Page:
by Adam Juda on Sunday, December 25, 2016
As a young child, I always viewed the phrase It's better to give than receive with a healthy dose of skepticism.
After all, giving a present involves many types of expenditures. There's the monetary cost of the present. There's the time required to select that present. There's even the dastardly effort required to wrap it. And then, after all that, what do you have to show for it? A perfunctory smile and a thank you note from the recipient - and that's if you're lucky.
For most of my life, I placed It's better to give than receive among my collection of other meaningless phrases like I hope you feel better and I'm sorry. It wasn't until I began writing The Software Pricing Handbook that I was blessed with a miraculous revelation.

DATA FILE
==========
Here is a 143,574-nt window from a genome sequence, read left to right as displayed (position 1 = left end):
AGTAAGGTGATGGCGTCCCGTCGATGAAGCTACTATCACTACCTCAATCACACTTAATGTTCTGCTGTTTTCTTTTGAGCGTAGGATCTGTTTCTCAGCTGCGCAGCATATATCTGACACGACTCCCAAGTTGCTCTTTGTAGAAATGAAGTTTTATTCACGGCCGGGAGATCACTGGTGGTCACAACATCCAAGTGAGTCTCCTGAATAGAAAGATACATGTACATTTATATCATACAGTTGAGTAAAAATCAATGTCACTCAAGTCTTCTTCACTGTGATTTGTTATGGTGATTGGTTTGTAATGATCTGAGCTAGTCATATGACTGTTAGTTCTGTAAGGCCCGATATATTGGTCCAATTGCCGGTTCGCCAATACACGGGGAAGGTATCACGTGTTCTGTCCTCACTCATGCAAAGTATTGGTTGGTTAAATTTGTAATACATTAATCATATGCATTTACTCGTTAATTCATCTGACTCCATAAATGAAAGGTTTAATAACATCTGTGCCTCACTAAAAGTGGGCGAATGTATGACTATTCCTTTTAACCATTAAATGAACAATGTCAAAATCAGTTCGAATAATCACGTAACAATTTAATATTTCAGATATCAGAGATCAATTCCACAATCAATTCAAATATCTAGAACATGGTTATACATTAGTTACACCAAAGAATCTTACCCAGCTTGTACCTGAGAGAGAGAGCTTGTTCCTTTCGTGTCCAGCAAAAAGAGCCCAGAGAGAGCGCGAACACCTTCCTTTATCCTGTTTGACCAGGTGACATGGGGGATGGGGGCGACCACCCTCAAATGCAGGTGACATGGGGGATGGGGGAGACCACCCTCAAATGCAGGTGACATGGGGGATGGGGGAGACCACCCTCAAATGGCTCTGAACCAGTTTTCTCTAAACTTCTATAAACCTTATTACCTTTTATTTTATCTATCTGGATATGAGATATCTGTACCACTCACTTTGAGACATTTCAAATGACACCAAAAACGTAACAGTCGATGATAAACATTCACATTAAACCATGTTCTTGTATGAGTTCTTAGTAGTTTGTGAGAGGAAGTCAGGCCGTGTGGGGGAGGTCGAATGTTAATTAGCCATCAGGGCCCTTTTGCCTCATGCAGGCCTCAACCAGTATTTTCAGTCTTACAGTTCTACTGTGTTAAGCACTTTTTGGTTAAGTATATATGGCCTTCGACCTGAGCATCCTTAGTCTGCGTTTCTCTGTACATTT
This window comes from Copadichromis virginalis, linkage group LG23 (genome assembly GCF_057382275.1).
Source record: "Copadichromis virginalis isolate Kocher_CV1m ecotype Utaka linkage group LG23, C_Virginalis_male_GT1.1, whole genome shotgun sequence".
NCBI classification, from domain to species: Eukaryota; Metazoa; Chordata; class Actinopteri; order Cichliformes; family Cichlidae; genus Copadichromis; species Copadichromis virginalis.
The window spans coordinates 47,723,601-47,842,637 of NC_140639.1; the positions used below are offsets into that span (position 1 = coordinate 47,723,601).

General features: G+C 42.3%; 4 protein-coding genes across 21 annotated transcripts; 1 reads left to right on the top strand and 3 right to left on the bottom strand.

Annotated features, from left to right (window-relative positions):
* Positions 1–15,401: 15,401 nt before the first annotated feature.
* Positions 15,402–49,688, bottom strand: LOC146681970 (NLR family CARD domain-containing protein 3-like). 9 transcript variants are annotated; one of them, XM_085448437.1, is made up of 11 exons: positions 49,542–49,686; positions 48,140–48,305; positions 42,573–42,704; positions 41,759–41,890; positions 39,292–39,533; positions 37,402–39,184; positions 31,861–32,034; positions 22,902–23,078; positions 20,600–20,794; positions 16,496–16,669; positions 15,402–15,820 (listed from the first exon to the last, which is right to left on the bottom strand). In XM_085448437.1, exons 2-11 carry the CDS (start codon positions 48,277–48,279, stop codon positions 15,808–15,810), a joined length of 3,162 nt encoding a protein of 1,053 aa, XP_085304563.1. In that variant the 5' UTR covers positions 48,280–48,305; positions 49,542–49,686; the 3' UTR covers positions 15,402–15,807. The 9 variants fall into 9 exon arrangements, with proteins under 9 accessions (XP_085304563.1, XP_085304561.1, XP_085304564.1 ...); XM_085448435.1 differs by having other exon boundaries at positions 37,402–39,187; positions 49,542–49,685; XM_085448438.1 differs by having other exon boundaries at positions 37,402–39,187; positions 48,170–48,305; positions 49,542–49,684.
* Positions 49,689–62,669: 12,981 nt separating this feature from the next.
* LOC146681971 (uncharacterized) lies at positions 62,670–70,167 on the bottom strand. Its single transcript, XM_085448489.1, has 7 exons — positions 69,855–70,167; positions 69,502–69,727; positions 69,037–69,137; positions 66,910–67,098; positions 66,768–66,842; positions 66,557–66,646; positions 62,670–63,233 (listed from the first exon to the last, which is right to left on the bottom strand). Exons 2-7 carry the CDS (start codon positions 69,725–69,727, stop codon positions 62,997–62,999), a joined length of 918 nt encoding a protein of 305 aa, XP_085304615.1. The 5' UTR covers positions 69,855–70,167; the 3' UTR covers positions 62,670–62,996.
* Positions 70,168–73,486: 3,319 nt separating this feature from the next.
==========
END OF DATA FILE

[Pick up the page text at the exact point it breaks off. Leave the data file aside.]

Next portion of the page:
Economics can explain how giving is better than receiving in some cases. Even better, the analysis doesn't rely on wishy-washy phrases like the value of happiness, altruism or any other such nonsense.
You may be familiar with the peculiar Christmas tradition known as the white elephant gift exchange, but you probably aren't aware of its historical connection. Way back when, the ruler of Siam would present a rare white elephant to certain individuals who had caught his attention. Far from desirable, the potential present was viewed with terror. As the white elephants were considered sacred, they could not be put to work, despite the fact that they required significant upkeep and care.
Those who received white elephants suffered greatly. Not only did their wallets shrink, but their stress levels increased dramatically each time the king inquired as to how much they enjoyed his presents.
In modern times, those who receive gifts must often suffer an additional cost (the disposal cost). Many gifts cannot simply be tossed into the trash, but must be taken in for recycling or repackaged and re-gifted to unsuspecting victims.
If you're looking to give someone a valuable present this holiday season, why not purchase a copy of my first novel Strategic Pricing? It's a quick read that examines many of the ways that pricing can be used to meet a wide array of business objectives.